I am having trouble with the following problem: Let $A\subseteq \mathbb{R}$ be measurable, with $\mu(A)>0$ and $\mu(\mathbb{R}\backslash A)>0$. Then how do I show that there exists $x\in \mathbb{R}$ such that $$\lim_{\varepsilon\to 0}…
digiboy1
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Intuitive, possibly graphical explanation of why rationals have zero Lebesgue measure

I know that rationals, being a countable set, have zero Lebesgue measure. I think one way to prove it is to find an open set containing rationals that has measure less than $\epsilon$ for every $\epsilon >0$ fixed. You can do it by taking the…
tommy1996q
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Vitali set of outer-measure exactly $1$.

I know that for any $\varepsilon\in (0,1]$ we can find a non-measurable subset (w.r.t Lebesgue measure) of $[0,1]$ so that its outer-measure equals exactly $\varepsilon$. It is done basicly with the traditional Vitali construction inside the…
T. Eskin
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Prove that every Lebesgue measurable function is equal almost everywhere to a Borel measurable function

Suppose $(\mathbb{R},\Sigma(m),m)$ is our measure space, where $m$ is Lebesgue measure. Also, suppose $f : \mathbb{R} \to [-\infty, \infty]$ is a Lebesgue measurable function. The problem: Prove that $f$ is equal almost everywhere to a Borel…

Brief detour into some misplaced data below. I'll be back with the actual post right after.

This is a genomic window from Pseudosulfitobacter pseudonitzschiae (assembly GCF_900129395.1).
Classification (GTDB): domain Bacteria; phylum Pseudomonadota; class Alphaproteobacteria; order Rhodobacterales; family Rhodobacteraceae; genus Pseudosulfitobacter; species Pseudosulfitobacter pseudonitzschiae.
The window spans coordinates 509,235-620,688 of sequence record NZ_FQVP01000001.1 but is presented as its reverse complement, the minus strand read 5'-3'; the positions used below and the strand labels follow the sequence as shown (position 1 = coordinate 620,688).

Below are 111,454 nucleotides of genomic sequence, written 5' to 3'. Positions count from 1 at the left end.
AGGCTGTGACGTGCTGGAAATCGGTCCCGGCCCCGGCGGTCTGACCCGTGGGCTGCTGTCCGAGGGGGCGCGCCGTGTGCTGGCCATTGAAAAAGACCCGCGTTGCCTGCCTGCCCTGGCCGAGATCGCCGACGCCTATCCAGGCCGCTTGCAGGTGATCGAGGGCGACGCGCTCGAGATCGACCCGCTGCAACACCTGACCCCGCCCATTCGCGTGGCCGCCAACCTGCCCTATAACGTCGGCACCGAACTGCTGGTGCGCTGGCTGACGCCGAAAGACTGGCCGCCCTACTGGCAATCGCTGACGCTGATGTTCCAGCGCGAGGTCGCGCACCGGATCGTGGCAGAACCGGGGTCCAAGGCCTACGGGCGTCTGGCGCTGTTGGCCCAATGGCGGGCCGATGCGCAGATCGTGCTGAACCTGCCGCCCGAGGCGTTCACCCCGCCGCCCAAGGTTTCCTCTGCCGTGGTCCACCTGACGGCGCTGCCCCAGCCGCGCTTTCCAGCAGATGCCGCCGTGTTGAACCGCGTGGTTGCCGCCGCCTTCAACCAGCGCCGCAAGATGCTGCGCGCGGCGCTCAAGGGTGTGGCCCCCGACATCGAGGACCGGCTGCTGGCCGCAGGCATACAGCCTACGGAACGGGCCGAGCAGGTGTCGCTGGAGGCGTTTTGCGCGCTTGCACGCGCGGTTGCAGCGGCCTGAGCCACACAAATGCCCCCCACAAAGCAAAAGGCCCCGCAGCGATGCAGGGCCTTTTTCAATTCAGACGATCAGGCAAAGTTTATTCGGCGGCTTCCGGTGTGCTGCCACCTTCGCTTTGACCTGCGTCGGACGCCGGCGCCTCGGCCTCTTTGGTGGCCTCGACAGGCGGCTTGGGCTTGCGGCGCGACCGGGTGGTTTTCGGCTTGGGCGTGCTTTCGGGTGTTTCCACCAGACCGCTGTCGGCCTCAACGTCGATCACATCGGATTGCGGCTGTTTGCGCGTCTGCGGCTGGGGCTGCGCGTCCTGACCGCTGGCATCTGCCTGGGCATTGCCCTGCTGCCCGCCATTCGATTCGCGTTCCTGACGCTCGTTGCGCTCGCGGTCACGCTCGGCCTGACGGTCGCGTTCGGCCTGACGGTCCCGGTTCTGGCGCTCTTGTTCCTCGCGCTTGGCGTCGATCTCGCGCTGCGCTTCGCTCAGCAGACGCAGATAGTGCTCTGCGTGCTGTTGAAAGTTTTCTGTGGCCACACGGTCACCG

layman
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Is there a set $A \subset [0,1]$ such that $\int_{A \times A^\text{c}} \frac{\mathrm{d} x \, \mathrm{d} y}{\lvert x - y\vert}=\infty$?

The above question came up when I was trying to find a counterexample related to this problem. Clearly, the integral of $(x,y) \mapsto \lvert x-y \rvert^{-1}$ over $[0,1]^2$ is divergent. When integrating over a subset of the form $A \times…
ComplexYetTrivial
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When does $\lim_{n\to\infty}f(x+\frac{1}{n})=f(x)$ a.e. fail

We know that if $f\in L^1(\mathbb{R})$, then $\|f(\cdot+1/n)-f(\cdot)\|_{L^1}\to 0$ as $n\to \infty$, which implies that there exists a subsequence $f_{n_k}=f(x+\frac{1}{n_k})$ such that $f_{n_k}\to f$ a.e. My problem is that Is there any $f\in…
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Construct a Borel set on R such that it intersect every open interval with non-zero non-"full" measure

This is from problem $8$, Chapter II of Rudin's Real and Complex Analysis. The problem asks for a Borel set $M$ on $R$, such that for any interval $I$, $M \cap I$ has measure greater than $0$ and less than $m(I)$. I was thinking of taking the Cantor…
VADupleix
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Show that if the integral of function with compact support on straight line is zero, then $f$ is zero almost everywhere

I want to prove that that given $f:R^2 \rightarrow R$ which is continuous with compact support s.t the integral of $f$ for every straight line $l$ is zero ($\int f(l(t))\mathrm{d}t=0$) then $f$ is almost everywhere $0.$ Well I know how to proof it…